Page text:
Figured I would chime in on this… Niki is a super powerful player… she is by far the best woman in the game today. Kara at her peak had the most complete technical game of any woman I ever saw. She had the widest variety of shots and drifts, and was competitive with some of the best men in the game. She was also very adaptable. However, Niki shows more raw power and competitiveness. I have played against both at least on the practice table, and Kara gave me more trouble… however I was probably better when I played Niki as it was many years later. If I had a gun to my head and had to pick between the two it would be very difficult. I think Kara had a higher peak and also lower lows, but Niki was more consistent. Patrice Nale at her best was very good too. I didn’t see Barbara play at her best, or Connie Rector.

  3. Andrew

    Niki’s style is impetuous… her defense is impregnable… she’s just ferocious!

    Ok… so that was Mike Tyson. But anyway, to answer your question, ABSOLUTELY YES! It’s been argued that Patrice Nale and/or Barbara Marquis would have been worthy opponents in their relative primes. But the game has developed so much since then. Who knows if those women would have been able to adapt to the current styles.

    Niki learned from the best of the best… Jesse Douty and Danny Hynes to name a few. She has developed a unique offense that relies heavily on finesse rather than power. But don’t let that fool you… she can pound a blistering fast bank shot passed the best of ‘em.

    We haven’t held an official “women’s event” in several years. The last one I’m aware of was at a Vegas event in 2000. Niki had only been playing for 2 years at that point. She defeated Claudia – from Venezuela – in the finals of that event. Since then, Niki has been the highest ranked female player that I’m aware of. Her highest tournament finish is an impressive 14th place. Considering the field of Pro and Master level players out there these days, that is a significant accomplishment.

  4. Tim Weissman

    It’s so great to read this article. Kara was so wonderful for the sport.

    What I remember best about you Kara was your graceful and elegant style of play. I loved watching you execute the circle drift with lithe subtley followed by a blazing cross straight! I think that one setup and delivery sticks in my mind the most.

    And what you did off the Table was inspiring. As a leader of the California scene you were always welcoming to new players and simply one of the nicest people anyone will ever meet.

    It’s great seeing you Kara! As pretty as ever – um, I can say that can’t I? No clue with all the PC stuff these days!

  5. Karen

    Kara thanks for being an inspiration to all of us women who love Air Hockey!

  6. Mark Robbins

    Yes, when I first met Kara it was apparent that she truly loved the Table and the Sport. Quickly, she became “one of us”. As a player, Kara had a wonderfully natural and fluid style.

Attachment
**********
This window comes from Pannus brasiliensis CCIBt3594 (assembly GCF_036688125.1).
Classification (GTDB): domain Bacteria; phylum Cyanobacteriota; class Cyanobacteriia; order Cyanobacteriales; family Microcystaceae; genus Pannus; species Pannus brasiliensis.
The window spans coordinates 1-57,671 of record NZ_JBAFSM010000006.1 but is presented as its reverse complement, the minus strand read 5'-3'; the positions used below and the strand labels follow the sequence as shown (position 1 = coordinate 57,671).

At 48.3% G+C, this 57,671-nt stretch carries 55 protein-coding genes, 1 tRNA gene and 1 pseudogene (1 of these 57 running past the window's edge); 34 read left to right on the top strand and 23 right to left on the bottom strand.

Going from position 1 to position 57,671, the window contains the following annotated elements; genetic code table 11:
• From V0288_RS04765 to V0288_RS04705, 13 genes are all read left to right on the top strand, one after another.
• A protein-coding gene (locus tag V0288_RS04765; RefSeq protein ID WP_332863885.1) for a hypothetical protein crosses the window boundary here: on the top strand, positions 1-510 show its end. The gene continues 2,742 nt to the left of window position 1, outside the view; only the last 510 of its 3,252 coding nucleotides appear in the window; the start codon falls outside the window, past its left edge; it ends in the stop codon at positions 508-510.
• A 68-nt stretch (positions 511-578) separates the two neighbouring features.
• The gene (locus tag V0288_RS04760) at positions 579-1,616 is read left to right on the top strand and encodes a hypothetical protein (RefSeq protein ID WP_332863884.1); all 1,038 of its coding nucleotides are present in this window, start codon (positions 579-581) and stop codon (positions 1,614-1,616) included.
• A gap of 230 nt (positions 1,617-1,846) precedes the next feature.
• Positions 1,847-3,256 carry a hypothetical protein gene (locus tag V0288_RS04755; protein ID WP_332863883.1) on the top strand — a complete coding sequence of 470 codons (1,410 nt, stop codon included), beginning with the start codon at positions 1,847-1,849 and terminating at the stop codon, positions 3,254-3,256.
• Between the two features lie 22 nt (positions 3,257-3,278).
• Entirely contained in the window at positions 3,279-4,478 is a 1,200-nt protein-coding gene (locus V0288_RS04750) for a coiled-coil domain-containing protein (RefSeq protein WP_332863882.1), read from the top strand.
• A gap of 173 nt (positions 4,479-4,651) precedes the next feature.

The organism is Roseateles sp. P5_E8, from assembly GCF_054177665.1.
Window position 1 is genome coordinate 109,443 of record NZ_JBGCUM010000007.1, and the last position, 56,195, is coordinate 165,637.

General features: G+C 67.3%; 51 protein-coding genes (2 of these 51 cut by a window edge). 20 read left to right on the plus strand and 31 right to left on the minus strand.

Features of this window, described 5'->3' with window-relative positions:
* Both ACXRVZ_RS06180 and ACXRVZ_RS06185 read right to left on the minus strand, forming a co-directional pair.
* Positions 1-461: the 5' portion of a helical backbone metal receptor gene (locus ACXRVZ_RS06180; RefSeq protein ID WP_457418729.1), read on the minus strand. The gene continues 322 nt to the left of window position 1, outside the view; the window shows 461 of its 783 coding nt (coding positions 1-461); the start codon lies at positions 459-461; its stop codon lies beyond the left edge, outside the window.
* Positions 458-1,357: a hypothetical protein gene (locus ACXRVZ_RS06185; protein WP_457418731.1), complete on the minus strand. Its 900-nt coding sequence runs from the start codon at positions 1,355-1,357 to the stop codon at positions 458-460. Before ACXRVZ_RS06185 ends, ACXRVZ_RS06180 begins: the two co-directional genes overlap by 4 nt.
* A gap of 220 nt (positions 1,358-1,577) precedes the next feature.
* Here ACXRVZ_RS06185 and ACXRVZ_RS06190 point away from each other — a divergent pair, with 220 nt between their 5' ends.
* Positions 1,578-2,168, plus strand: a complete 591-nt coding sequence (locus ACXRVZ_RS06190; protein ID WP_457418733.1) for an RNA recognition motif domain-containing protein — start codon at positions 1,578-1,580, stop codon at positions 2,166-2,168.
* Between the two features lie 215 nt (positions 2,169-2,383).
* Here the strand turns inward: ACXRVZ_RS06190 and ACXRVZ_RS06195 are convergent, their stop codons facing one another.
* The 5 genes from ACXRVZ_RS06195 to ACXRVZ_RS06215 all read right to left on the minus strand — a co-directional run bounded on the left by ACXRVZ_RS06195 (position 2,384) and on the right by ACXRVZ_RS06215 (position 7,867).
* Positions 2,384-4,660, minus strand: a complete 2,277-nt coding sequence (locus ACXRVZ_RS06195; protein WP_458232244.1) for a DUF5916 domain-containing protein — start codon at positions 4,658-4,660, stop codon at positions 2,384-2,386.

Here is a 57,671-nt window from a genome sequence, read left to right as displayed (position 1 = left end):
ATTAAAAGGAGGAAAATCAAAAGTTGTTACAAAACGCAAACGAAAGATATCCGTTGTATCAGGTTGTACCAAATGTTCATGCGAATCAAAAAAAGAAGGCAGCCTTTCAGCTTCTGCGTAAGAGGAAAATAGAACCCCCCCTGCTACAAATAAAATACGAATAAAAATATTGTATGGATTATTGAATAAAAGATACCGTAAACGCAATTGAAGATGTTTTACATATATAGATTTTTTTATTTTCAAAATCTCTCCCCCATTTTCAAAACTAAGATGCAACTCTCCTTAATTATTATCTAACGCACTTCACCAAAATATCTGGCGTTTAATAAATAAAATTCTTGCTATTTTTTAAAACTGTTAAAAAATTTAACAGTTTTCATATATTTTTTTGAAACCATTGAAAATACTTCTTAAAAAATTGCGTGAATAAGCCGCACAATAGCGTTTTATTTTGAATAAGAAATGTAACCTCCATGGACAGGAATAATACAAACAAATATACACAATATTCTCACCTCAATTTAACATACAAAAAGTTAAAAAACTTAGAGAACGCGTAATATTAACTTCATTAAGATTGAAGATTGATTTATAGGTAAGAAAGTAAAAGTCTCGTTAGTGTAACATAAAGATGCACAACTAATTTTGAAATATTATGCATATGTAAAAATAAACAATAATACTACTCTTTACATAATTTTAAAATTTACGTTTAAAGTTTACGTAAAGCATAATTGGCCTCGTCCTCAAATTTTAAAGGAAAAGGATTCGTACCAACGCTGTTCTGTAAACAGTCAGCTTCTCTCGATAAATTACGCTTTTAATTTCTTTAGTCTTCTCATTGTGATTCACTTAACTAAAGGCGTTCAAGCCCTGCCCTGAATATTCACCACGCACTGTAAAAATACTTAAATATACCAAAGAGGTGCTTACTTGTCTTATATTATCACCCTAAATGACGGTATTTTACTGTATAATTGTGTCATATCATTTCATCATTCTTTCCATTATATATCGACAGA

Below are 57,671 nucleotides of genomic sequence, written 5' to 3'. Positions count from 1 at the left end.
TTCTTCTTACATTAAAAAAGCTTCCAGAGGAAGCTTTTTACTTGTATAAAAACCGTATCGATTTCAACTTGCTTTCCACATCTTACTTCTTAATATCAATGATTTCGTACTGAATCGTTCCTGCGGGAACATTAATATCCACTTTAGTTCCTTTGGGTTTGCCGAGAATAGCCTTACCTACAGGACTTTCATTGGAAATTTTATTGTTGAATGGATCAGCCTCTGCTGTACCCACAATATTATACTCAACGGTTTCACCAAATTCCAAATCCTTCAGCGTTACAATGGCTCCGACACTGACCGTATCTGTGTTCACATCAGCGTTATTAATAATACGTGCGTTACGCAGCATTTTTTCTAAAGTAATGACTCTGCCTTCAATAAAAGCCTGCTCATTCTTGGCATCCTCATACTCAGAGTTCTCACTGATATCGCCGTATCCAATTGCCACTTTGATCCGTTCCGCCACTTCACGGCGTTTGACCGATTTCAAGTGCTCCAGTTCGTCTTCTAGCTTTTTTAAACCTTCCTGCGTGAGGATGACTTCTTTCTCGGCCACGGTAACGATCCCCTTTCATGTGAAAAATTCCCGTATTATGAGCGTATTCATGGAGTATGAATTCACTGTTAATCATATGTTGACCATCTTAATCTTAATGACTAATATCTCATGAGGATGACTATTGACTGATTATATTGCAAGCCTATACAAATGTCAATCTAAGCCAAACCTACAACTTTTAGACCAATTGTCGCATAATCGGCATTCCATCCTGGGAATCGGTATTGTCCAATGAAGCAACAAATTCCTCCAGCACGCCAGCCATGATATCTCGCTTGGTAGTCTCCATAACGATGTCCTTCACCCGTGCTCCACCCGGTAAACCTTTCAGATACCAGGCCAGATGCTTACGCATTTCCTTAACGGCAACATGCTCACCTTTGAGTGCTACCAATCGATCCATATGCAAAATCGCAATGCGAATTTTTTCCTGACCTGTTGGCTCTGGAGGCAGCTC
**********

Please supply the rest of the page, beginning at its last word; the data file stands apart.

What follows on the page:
Kara mentions that memorable 1992 CO State Championship, held at FunPlex in Littleton. That tournament was known for the breakout performance of the California players. Chris Haggberg placed 4th, J. Hilton Reed 5th, and Kara 8th. In fact, Kara had Hilton Reed down 3-0, only to fall to the laft-hander’s comeback effort. (One of Kara’s weaknesses was that she often lacked the killer instinct to finish off a man, a problem she didn’t have against women. Too much compassion for us guys!).

    This was no weak field that Kara placed 8th in. To paraphrase a former National Champion… Kara played so well… she finished even higher than ME! 🙂 Kara finished ahead of not only me, but also John Stucky, Keith Fletcher, George Anderson, Bob Cardwell, Mark Jonjak, etc. Truly an amazing and historic performance.

    Unfortunately, during Kara’s reign of dominance, she mostly didn’t have a competitive female rival, just as Niki today doesn’t have an equal among the women. Barbara Marquis had Patrice Nale… Patrice had (for a while) Connie Rector, which resulted in an epic 48-game challenge match between the two. By the time Kara came on the scene Patrice was starting to fade from AH competition. With the exception of Cathy Brown’s one victory in the ’91 CA Nationals, Kara had no great rival among the women of her time.

  7. Joe Cain

    Kara holds a very interesting place in Air Hockey history, when promotion was at an all-time high and many of the greatest players in Air Hockey history were coming up – not to mention helping get California become a legitimate blip on the AH radar. I for one am glad to finally hear the whole story straight from the source – thanks for the lessons both on and off the table, Kara! 😉

  8. Michael Feinberg

    My wife stumbled across “The Way of th Puck” which brought back so many memories. It just doesn’t seem like that long ago. Some great memories back in California playing some great players.

    Love the RUSH shirt Kara, and glad to hear you still have the mustang…

  9. Michael Feinberg

    OMG…just checked your website. You worked at PeopleSoft when I was working there in the Hosting division, which lead to my move to HP…small world! (that was a really nice campus in Pleasanton). Hope you and your family are doing well.

  10. dice frankenstein

    Oh my god!!…”Galaxy” fremont california…right in the nook candy corner from nations hamburgers!…I don’t know if you read these but imma give it a shot….by any chance…do you have any pictures of “Galaxy”?? I use to go there all the time with my best bud after school and would play arcades and air hockey for hours on end…great memories as a child growing up in fremont!! But then unfortunatly….”Galaxy” closed down…do to the “Great entertainer”…but….galaxy was Rad as hell!!…wishing someone ould have pictures of the galaxy business!! Brings back great memories…if anybody has pictures of galaxy in fremont cali….send them to my email@dicewolfgang77@gmail.com

  11. Andy Yevish

    Good stuff Kara! To answer your question about the guy in the back of the picture, I am not positive but it looks like Chris Dyer from Canada.